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A brief history of library technology in the South Pacific

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Lately, I have been thinking about library technology in the South Pacific region. This is mainly due to the fact that I was supposed to have submitted a paper on the subject to the new CODE4LIB journal about a week ago (don't worry editors, I'm still writing!). I though it might help to think aloud and to give anyone out there a chance to correct my facts or put me onto new ones. Feedback is appreciated - please leave a comment below.

While the details are lost to history, libraries arrived to stay in the South Pacific along with the first missionaries. These early libraries in the region existed solely to support mission activities, especially education in mission schools. In 1909, the Carnegie Foundation built what is now the Suva City Library (no website, sigh), marking the first permanent presence of public libraries in the region. Towards the end of the colonial period larger libraries were established to support the work of large academic institutions such as the University of Papua New Guinea (found in 1965) and the University of the South Pacific (USP) (founded in 1968). More recently, international development funds have invested in the establishment of national libraries in the South Pacific such as the Cook Islands National Library (founded in 1993) and older national libraries in countries such as the Solomon Islands, Tuvalu, and Kiribati. It is worth noting that in some South Pacific countries, one large institution may serve as the de facto national library - for example, the Nelson Memorial Public Library in Samoa or the USP Library in Fiji.

But what of library technology? The few academic libraries in the region that predate the digital era certainly had the experience of card catalogues and all of the related trappings (In fact, many of the automated libraries in the region maintain these venerable artifacts after years of success with their system) and most small libraries in the region rely on the card or other manual instruments as the key tool for library operations. Computers came to the larger South Pacific libraries quite early - USP library went live with their first system in 1988. This was a VAX based Urika system similar to many employed throughout the developed world. Library automation eventually reached a substantial proportion of small and medium libraries in the region through UNESCO's promotion of the free CDS/ISIS library management system in the 1990s.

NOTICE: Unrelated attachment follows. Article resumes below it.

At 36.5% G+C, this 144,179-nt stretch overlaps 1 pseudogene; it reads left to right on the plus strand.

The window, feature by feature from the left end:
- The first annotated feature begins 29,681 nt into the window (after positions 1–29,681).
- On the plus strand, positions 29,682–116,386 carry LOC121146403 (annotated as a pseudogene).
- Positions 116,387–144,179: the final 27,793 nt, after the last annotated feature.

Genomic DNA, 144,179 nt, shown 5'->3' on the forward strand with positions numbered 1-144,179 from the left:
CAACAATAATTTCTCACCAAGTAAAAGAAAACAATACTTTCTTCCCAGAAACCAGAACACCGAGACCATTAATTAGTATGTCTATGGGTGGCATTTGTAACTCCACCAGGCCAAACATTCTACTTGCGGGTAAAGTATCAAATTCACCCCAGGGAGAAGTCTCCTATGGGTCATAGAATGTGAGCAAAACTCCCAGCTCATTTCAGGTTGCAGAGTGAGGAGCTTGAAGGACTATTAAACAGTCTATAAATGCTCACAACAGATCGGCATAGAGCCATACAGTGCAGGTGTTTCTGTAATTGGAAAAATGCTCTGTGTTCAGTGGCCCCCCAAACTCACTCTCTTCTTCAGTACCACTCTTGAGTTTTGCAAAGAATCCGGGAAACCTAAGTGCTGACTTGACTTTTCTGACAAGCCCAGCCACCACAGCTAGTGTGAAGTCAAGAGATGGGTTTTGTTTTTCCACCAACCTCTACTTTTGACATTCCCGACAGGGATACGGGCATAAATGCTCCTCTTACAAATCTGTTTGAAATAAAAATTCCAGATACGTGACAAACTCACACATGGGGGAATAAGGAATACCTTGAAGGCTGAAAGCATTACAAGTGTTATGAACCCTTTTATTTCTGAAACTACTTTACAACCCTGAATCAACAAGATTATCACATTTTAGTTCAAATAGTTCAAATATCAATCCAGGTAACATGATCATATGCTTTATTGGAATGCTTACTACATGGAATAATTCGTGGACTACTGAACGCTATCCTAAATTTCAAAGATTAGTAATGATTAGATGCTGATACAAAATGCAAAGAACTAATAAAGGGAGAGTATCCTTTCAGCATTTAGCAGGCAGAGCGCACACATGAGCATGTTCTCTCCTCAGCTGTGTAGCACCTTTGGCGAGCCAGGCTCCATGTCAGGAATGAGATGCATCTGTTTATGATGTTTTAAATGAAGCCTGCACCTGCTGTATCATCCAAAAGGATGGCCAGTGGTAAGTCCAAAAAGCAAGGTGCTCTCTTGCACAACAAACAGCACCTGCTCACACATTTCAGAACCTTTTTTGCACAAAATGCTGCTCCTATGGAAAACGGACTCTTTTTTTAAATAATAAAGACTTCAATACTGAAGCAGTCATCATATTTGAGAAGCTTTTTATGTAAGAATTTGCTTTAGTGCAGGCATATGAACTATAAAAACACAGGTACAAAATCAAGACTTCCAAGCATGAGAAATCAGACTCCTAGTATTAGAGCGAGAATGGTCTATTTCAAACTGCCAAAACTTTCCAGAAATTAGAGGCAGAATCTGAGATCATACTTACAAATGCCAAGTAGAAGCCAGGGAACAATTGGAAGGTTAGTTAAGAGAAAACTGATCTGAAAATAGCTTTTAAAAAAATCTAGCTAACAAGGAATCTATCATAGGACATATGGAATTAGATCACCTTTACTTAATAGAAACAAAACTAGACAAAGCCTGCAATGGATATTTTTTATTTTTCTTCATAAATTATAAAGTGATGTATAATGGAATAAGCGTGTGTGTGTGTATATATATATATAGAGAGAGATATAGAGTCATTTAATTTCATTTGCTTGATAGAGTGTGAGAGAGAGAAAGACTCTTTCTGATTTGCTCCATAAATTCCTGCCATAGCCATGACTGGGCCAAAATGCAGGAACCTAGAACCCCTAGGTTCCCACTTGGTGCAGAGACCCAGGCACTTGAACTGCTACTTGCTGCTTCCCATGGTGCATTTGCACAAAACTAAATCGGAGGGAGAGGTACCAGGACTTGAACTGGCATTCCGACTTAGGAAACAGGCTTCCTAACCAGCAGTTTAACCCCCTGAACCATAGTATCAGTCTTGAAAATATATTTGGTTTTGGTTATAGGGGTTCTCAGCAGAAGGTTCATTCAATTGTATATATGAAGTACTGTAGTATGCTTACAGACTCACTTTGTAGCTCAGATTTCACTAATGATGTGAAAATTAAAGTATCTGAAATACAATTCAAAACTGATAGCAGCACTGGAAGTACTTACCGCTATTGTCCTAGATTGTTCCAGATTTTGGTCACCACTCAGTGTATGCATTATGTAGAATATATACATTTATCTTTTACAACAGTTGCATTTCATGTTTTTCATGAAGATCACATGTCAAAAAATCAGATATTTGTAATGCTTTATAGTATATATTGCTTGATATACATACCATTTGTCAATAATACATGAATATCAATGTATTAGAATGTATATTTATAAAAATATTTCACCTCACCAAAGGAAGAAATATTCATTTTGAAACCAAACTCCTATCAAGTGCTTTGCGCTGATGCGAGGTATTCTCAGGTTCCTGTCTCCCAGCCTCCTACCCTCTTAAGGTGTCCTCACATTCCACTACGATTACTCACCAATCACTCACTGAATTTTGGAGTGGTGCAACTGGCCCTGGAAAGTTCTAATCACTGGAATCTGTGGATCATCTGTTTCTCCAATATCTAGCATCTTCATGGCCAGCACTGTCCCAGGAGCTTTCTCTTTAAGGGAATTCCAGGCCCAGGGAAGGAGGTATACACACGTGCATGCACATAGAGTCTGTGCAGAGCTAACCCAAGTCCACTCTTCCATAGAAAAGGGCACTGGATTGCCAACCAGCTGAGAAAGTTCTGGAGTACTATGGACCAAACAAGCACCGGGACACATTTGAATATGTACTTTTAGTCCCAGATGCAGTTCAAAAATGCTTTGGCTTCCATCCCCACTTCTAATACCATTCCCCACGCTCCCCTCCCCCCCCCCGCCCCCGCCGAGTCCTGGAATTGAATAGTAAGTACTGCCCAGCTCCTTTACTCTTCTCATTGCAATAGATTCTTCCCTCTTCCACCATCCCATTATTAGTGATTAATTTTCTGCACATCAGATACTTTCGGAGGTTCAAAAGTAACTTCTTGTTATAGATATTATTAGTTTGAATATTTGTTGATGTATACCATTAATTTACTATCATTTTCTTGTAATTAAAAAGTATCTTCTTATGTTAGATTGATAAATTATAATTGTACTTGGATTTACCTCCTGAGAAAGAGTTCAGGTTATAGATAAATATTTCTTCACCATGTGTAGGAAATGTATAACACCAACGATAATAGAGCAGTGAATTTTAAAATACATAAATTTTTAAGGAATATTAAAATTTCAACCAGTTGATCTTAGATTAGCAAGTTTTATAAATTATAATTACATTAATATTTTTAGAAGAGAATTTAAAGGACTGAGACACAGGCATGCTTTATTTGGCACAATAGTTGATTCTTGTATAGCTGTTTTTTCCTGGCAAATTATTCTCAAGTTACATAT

Around the turn of the millennium a very successful sales and marketing drive took advantage of the frustration with CDS/ISIS in the region - many countries lacked the required expertise to keep it operating - and replaced many CDS/ISIS installs with the commercial DB/TextWorks system running on Windows PCs. However, this approach also soon began to show weaknesses. While DB/TextWorks is reliable and easy to use, most South Pacific libraries lack the funding to purchase support and upgrades for the system. In addition, most libraries in the region purchased versions of DB/TextWorks that do not provide what are now seen as fundamental library system features such as the ability to import/export MARC, Z39.50/SRU support, and provision of web search (a.k.a. web OPAC). This has lead UNESCO to begin seeding the free open source Koha library system into major regional libraries in 2006. I have been fortunate to be involved in the two UNESCO funded Koha installations to date.

Of course, the world of library technology now extends far beyond the main systems that run our libraries, variously called library management systems (LMSs) or integrated library systems (ILSs). Library technology now gets into everything from remote database and Internet access, printing and photocopying, security technologies, self-checkout, online reference services (synchronous or asynchronous), meta-searching, link resolution, and too many more to name. It is safe to generalize that in the South Pacific, only the largest libraries utilize significant technologies beyond cards and an LMS; and even the largest libraries in the region are significantly behind comparable institutions in Australia and New Zealand when it comes to library technology beyond the core system.

Photo by: libraryman


cieart said...

I think before you can start talking about library technology, you gotta think of the situation of libraries in the Pacific. A lot of libraries in the Pacific don't have the funding to even run the library.

I can't believe that the Suva City Library hasn't had a book budget since 1988! Fingers crossed that my information is out of date but that is just shocking if they still don't and rely on donations.

With regards to CDS/ISIS - hate it!

How did your article for CODE4LIB journal go? I'd love to read it.

thrashor said...

cieart: for better or worse, lib tech is the only thing about libraries that i know well. and i work in the usp library in suva, which is an anomaly in the pacific having budget, technology, and actual university trained professional librarians.

i think you are right about the suva city lib. the only new books that they get are donations.

i, fortunately, have never had to use cds-isis. i have used koha and a few commercial systems.

i have asked CODE4LIB to put my article in the 2nd issue as i just have not been getting it done.

cieart said...

Yes, I noticed that you work for USP for Document Imaging and Reproduction Project. Is that with Alice?

USP Library was the first library I worked in - over 6 years ago.

thrashor said...

yes indeed. i'm alice's boss's boss.